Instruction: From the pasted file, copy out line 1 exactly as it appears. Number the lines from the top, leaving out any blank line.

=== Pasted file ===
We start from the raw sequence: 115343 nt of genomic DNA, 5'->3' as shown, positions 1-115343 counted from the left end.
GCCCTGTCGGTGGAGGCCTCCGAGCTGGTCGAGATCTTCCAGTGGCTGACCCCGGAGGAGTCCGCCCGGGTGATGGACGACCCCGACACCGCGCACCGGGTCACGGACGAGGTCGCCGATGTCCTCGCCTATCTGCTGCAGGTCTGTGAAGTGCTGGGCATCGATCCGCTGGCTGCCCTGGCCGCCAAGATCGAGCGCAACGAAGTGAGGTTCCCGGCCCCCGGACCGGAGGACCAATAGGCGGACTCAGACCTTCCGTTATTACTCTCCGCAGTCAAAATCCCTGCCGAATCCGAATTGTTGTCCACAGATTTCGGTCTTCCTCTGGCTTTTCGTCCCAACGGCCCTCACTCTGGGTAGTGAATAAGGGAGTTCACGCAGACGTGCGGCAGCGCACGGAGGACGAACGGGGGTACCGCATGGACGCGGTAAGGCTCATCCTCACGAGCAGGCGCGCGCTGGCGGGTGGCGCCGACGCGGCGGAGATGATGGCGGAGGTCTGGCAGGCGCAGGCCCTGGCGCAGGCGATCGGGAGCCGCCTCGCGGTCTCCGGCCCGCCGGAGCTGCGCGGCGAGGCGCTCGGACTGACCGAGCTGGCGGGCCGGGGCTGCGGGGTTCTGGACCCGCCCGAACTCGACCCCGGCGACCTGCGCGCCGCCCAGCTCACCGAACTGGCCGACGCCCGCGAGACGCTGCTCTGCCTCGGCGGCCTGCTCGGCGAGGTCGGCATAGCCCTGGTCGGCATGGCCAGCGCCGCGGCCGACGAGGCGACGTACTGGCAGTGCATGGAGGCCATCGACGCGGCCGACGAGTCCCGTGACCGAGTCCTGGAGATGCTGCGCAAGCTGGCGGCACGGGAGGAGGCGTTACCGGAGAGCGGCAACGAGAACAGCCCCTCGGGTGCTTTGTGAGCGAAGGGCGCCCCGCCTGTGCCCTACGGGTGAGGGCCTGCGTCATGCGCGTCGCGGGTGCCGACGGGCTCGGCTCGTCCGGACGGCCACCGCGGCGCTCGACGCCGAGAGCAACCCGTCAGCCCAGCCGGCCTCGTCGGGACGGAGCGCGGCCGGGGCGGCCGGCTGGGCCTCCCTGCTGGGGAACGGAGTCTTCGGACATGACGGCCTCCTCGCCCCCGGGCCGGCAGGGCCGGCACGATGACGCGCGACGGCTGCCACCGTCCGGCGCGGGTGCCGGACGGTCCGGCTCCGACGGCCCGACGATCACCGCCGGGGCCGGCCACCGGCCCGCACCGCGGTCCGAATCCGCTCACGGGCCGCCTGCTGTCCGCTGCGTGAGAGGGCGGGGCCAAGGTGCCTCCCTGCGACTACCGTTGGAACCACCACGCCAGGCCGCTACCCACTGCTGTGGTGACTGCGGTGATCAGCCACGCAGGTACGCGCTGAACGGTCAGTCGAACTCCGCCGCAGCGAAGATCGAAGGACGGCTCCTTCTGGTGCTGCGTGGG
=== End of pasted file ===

We start from the raw sequence: 115343 nt of genomic DNA, 5'->3' as shown, positions 1-115343 counted from the left end.